Get all your news in one place.
100’s of premium titles.
One app.
Start reading
Willa Rowe

7 Years Ago, One Ambitious Sequel Changed PlayStation Forever

Despite the success of a franchise, sometimes the end is inevitable. It has to come because if it doesn’t then a once-beloved series runs the risk of becoming tired. PlayStation has a slew of iconic franchises, and Uncharted is one of the best thanks to its Indiana Jones-styled approach to its adventure. It also helps that we’ve got a charming protagonist named Nathan Drake. But seven years ago, Drake’s story ended with the release of Uncharted 4: A Thief’s End. What makes Uncharted 4 special is that it ends the series on a high note, and it paved the way for the future of PlayStation in the process.

The Uncharted series from Naughty Dog (now best known for The Last of Us) defined the PlayStation 3. The first entry, Drake’s Fortune, was released a year into the console's lifespan. The subsequent second and third entries followed soon after. It made a concise trilogy that could all be played on the PlayStation 3, solidifying the console as the place to play some of the most cinematic and exciting exclusives in gaming. But the story of Nathan Drake had one last chapter: the end.

Released for the PlayStation 4 in 2016, Uncharted 4 still has the roguish charm of the first three games, and the plot follows a familiar formula by introducing some mystical treasure for Drake and company to hunt down before some goons. In this case, it is the lost pirate paradise of Libertalia, which still holds a massive horde of wealth to be plundered. Back to help Nate get to the booty first are series mainstays like Sully and Elena, with the added introduction of Nate’s previously thought-dead brother Sam.

While much of the blueprint is in line with the carefree globetrotting hijinks of the first three games, what sets A Thief’s End apart is its more somber approach to the story. With only a few in-game years passing since Uncharted 3: Drake’s Deception, Nate has found that he is not as young as he used to be. Trading a life of adventure for one of comfort, he now lives with Elena and works an honest job.

But he is restless, and the promise of one last great adventure is impossible to pass up. Despite his desire to recapture the sense of his old adventures, A Thief’s End makes him struggle more than ever. It is a gripping narrative that also includes mechanical leaps like larger open areas for exploration and some of the most gorgeous set pieces in the series.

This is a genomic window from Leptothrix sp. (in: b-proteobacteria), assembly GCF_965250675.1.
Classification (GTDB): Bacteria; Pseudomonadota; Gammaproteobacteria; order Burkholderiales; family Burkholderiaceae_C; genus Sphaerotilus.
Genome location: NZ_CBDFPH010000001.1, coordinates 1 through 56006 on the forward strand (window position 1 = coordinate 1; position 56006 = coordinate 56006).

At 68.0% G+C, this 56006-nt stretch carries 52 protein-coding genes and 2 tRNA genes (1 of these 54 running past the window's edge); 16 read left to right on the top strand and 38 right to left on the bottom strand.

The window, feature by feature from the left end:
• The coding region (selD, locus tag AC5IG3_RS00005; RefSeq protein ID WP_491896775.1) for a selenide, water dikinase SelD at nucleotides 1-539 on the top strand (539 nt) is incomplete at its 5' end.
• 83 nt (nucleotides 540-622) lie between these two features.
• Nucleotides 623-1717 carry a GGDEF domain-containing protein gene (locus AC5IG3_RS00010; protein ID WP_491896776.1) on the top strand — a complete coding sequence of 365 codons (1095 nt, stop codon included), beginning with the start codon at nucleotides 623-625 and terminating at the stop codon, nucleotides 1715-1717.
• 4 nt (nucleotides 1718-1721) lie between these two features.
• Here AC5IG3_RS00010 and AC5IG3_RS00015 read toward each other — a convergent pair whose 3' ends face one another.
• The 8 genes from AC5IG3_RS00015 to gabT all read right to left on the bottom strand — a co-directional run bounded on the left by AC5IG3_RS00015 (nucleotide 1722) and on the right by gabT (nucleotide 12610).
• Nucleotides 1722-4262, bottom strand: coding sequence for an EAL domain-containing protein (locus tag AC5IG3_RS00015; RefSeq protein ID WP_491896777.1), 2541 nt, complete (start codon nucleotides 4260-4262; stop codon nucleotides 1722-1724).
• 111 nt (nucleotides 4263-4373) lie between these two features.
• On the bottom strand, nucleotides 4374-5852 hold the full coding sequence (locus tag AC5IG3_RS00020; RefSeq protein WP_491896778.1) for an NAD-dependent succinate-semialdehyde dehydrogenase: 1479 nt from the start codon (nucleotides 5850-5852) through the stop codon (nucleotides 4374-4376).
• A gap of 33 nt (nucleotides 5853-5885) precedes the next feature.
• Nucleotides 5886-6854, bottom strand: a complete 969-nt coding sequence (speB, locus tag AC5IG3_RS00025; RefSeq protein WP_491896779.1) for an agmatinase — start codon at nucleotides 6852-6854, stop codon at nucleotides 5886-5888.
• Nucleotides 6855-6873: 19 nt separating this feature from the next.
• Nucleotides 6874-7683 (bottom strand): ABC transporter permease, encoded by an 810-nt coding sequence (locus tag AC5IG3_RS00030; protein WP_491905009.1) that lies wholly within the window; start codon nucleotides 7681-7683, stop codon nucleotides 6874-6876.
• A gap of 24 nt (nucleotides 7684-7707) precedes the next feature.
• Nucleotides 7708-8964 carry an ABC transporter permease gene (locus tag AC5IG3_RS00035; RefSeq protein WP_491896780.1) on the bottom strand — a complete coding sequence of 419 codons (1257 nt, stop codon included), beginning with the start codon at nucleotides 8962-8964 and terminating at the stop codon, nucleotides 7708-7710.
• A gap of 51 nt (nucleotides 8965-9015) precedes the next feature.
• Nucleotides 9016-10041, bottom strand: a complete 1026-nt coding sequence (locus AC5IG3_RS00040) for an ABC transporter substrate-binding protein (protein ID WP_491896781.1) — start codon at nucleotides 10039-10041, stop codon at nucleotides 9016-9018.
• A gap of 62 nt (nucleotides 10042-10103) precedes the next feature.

There is an implicit acknowledgment on the game’s part that this is the end of the line for Nate. From the moment you press start, it is an unstoppable roller coaster toward an end for the series. It is a sense of dread that hangs over everything — which the game wants to make the player sit in.

Much of this darker tone comes from a change in leadership for the finale. After series creator Amy Henning departed from Naughty Dog, Last of Us creators Neil Druckmann and Bruce Straley took over Uncharted 4. While not nearly as oppressively dark as The Last of Us, Uncharted 4 takes more emotional cues from that game than its predecessors. The graphical fidelity of the PS4 is used to show the wrinkles that now define Nate’s face along with speckles of gray in his hair. Even the story of a paradise that met its end all comment on the meta-narrative of Uncharted 4.

In addition to marking the end of the Uncharted series, A Thief’s End also marks a close to an era of PlayStation while simultaneously marking the beginning of another. It closes out the adventurous blockbusters of the PlayStation 3 era that Uncharted helped define while ushering in the era of prestige.

The Last of Us began this move but Uncharted 4’s transformation of the series solidifies it. Following Uncharted 4, Sony pivoted to making games that feel more traditionally prestigious, culminating in the likes of Ghost of Tsushima and other modern classics.

Uncharted 4: A Thief’s End is a deserved finale for one of PlayStation’s biggest franchises, but it was also a begging for PlayStation whose influences can still be felt today.

Sign up to read this article
Read news from 100’s of titles, curated specifically for you.
Already a member? Sign in here
Related Stories
Top stories on inkl right now
One subscription that gives you access to news from hundreds of sites
Already a member? Sign in here
Our Picks
Fourteen days free
Download the app
One app. One membership.
100+ trusted global sources.